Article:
FREEZEWAVE project; Effect of innovative low energy Microwave Assisted Freezing

Anna Balvers-Szydlo January 24, 2019

Recent research in the food industry is focused on improving the quality of frozen foods. Innovative methods have been investigated with the aim to reduce freeze damage in fruits and vegetables. In this article, research on freezing under low energy microwave emission is discussed.

Microwave Assisted Freezing (MAF) was performed by applying constant microwave power and pulsed microwave power during freezing and results showed that the freezing time was not much affected by the MAF process. The application of microwaves during freezing process produced superior microstructure than the control sample; MAF significantly reduced the mean ice crystal size in apple and potato sample. Moreover, MAF samples exhibited a lower drip and texture loss compared to the control sample. The best result in terms of reduction in ice crystals size and retention of other quality parameters has been achieved with 667 W/kg pulsed microwave condition. As a conclusion, MAF resulted in higher quality frozen products. 

This study is a part of ERANET “FREEZEWAVE” project coordinated by ONIRIS-GEPEA, Prof A. Le-BAIL and as a result, many researchers are investigating different aspects at the same time. A reduction of the size of ice crystal by ca 10 to 30% has been observed by the different partners of FREEZEWAVE on model food (tylose gel), meat and fish confirming the interest of the technology. The “NITOM” concept has been proposed (Nucleation Induced by Temperature Oscillation caused by Microwaves) to explain the improved microstructure; it is based on the impact of the fluctuating temperature caused by the pulsed energy emission on secondary nucleation during MAF freezing. A second concept called “NICMIW” (Nucleation Induced by Constant MIcroWaves power) based on constant power emission is supported by the impact of MW on hydrogen bonds between water molecules; this latter concept is less explanatory.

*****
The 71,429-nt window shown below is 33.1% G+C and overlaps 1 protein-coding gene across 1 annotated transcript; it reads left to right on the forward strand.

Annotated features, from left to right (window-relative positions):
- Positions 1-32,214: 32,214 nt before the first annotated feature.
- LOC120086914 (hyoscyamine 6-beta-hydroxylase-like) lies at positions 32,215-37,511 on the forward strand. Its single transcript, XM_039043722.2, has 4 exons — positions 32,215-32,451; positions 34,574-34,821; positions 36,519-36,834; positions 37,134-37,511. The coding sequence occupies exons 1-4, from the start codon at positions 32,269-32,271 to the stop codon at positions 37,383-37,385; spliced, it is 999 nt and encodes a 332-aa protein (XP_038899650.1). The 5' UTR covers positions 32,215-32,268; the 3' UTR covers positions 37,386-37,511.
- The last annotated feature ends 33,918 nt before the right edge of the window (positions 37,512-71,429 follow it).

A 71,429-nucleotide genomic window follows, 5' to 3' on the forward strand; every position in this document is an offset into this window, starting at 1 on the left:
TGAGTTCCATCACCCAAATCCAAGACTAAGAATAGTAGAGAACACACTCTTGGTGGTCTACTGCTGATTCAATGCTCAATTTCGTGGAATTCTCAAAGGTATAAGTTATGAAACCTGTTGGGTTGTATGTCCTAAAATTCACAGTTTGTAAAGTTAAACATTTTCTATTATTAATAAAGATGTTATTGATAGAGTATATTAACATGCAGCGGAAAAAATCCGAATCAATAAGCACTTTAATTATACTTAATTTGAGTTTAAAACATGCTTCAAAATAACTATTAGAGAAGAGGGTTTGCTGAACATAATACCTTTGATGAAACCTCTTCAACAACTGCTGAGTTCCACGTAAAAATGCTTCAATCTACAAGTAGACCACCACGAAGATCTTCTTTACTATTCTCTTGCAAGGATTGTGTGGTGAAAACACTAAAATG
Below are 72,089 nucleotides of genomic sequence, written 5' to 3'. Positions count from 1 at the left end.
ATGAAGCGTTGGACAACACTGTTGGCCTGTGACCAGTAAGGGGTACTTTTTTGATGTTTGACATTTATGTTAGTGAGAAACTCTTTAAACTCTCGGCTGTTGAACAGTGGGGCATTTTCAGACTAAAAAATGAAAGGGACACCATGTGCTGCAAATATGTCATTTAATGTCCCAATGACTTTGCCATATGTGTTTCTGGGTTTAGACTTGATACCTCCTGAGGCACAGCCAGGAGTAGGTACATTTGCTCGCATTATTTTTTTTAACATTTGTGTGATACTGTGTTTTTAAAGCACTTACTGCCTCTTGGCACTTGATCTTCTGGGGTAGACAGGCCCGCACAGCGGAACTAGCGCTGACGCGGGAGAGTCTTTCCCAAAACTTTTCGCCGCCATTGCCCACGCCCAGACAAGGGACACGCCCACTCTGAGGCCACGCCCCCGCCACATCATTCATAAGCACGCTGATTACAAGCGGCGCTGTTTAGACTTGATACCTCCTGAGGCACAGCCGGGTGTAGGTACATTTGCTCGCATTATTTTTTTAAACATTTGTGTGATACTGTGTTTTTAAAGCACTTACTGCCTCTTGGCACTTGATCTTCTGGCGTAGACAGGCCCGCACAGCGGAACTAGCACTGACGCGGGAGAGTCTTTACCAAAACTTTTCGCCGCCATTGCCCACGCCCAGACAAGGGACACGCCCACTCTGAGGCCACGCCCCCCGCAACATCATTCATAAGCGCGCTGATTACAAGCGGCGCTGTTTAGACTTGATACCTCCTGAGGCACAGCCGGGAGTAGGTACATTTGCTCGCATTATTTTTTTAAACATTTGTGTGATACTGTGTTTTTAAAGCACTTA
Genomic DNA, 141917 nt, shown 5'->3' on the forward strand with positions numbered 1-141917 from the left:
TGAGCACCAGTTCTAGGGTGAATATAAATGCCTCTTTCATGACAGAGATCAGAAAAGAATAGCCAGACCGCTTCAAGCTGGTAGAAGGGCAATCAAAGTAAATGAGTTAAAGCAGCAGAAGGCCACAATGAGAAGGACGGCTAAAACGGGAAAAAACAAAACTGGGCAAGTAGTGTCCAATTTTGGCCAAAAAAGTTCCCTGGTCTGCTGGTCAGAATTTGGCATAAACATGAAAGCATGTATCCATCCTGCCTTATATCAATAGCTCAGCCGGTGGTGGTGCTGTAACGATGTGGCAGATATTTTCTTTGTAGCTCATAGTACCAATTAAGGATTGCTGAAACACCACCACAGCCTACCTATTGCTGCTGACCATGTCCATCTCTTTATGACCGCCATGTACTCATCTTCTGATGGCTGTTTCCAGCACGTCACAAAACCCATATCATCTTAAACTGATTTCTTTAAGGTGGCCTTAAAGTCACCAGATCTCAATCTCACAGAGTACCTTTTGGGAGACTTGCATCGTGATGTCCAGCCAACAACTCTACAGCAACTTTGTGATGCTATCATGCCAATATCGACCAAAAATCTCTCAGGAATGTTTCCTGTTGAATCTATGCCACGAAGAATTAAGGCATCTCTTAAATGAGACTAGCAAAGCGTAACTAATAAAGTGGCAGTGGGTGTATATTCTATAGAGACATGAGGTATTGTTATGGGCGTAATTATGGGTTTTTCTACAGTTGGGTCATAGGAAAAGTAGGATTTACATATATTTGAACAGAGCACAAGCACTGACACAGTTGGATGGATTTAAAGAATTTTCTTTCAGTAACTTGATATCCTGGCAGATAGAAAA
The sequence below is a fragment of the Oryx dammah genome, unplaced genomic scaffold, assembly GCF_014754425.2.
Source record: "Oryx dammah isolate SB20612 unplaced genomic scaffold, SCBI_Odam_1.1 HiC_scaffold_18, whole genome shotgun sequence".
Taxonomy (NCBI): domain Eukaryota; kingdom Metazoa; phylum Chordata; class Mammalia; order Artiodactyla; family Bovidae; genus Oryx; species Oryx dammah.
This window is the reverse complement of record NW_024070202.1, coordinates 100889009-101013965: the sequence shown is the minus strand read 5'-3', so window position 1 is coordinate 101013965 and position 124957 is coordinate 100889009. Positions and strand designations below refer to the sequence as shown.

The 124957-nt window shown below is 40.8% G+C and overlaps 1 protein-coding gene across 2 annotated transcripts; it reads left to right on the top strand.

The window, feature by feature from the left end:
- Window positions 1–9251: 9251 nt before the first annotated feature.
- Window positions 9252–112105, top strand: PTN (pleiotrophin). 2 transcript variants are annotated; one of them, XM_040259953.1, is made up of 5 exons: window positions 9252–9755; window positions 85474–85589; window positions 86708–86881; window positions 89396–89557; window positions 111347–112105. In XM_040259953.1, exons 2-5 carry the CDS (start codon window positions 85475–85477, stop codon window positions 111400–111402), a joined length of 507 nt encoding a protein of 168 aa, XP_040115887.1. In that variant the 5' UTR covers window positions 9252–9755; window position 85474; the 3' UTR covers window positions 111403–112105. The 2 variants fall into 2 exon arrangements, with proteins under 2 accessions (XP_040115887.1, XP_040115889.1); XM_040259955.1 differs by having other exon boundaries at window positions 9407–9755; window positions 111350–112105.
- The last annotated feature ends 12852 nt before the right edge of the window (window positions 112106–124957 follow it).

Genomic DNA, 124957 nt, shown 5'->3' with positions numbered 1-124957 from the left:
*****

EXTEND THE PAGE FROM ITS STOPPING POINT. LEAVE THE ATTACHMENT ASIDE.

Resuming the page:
If you would like more information or would like to discuss this research further please contact Piyush Kumar Jha.

Each year EFFoST and Cargill present the student of the year award to six students and also give them the opportunity to showcase their research. In this article, Piyush Kumar Jha who won the 3rd prize for the PhD student of the year discusses his research. Currently, Piyush is a Post Doc fellow at ONIRIS-GEPEA (Nantes, France) still working with Prof LE-BAIL who was his PhD supervisor.

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